5. 5. Oxford  University  report  2011  and  McKinsey  research     Key  findings  Oxford:   •     47%  of  all  US  jobs  were  at  risk  from  automaAon   Key  findings  McKinsey:   •     Less  than  5%  of  of  jobs  can  be  fully  automated   •     Below  the  job  or  occupaAon  level  to  work  acAviAes  45%  of  work   is  automatable  by  current  technologies.  Included  were  high  wage,   high  skilled  jobs.   h;p://bits.blogs.nyAmes.com/2015/11/06/automaAon-­‐will-­‐ change-­‐jobs-­‐more-­‐than-­‐kill-­‐them/?_r=0  
  6. 6. …  while  sophisAcated  algorithms  and  developments  in  Mobile  RoboAcs   (MR),  building  upon  with  big  data,  now  allow  many  non-­‐rouAne  tasks  to   be  auto-­‐mated,  occupaAons  that  involve     complex  percepAon  and  manipulaAon  tasks,   creaAve  intelligence  tasks,  and  social  intelligence  tasks  are  unlikely  to  be   subsAtuted  by  computer  capital  over  the  next  decade  or  two.     The  probability  of  an  occupaAon  being  automated  can  thus  be  described   as  a  funcAon  of  these  task  characterisAcs  …   h;p://www.oxfordmarAn.ox.ac.uk/downloads/academic/ The_Future_of_Employment.pdf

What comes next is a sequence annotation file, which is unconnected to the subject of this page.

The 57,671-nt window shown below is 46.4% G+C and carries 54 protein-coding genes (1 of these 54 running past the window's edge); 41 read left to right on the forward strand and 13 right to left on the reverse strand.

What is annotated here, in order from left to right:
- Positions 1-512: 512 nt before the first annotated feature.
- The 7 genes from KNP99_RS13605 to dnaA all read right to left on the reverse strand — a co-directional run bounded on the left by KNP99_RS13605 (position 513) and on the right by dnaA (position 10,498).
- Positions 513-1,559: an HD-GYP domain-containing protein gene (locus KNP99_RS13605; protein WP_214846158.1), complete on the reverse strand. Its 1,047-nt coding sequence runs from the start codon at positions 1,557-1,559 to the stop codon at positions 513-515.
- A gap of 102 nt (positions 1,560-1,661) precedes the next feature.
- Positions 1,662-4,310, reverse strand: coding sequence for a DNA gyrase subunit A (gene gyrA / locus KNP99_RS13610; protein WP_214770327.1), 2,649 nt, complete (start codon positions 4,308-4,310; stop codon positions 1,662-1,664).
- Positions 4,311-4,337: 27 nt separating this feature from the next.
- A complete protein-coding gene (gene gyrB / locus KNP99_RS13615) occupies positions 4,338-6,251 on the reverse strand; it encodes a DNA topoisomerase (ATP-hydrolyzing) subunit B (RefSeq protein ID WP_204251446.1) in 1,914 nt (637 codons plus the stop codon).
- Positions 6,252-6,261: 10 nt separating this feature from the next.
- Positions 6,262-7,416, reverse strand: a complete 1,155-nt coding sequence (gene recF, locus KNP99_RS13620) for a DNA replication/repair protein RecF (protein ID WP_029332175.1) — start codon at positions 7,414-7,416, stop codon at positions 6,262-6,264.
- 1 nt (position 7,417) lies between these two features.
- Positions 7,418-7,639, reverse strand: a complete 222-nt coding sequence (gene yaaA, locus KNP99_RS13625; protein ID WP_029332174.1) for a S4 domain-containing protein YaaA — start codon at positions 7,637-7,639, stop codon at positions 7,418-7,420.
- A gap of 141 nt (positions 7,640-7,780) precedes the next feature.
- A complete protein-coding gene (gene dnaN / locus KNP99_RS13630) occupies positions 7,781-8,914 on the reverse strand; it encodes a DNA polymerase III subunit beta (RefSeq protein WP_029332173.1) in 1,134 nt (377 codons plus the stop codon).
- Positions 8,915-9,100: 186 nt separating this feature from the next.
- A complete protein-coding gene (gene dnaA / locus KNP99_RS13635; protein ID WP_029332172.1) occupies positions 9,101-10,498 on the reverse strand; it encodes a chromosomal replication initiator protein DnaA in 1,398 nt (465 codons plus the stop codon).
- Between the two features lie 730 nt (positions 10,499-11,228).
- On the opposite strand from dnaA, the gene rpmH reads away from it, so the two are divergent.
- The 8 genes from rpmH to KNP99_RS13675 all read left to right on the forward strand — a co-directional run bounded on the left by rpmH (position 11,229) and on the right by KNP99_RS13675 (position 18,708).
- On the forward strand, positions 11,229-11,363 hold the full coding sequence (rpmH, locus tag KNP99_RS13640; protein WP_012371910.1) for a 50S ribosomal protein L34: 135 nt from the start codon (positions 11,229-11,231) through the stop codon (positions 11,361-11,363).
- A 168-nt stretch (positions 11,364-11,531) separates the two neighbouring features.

7. 7. More  specifically,  our  research  suggests  that  as  many  as  45  percent  of  the  acAviAes   individuals  are  paid  to  perform  can  be  automated  by  adapAng  currently  demonstrated   technologies.4  In  the  United  States,  these  acAviAes  represent  about  $2  trillion  in  annual   wages.  Although  we  oeen  think  of  automaAon  primarily  affecAng  low-­‐skill,  low-­‐wage   roles,  we  discovered  that  even  the  highest-­‐paid  occupaAons  in  the  economy,  such  as   financial  managers,  physicians,  and  senior  execuAves,  including  CEOs,  have  a  significant   amount  of  acAvity  that  can  be  automated.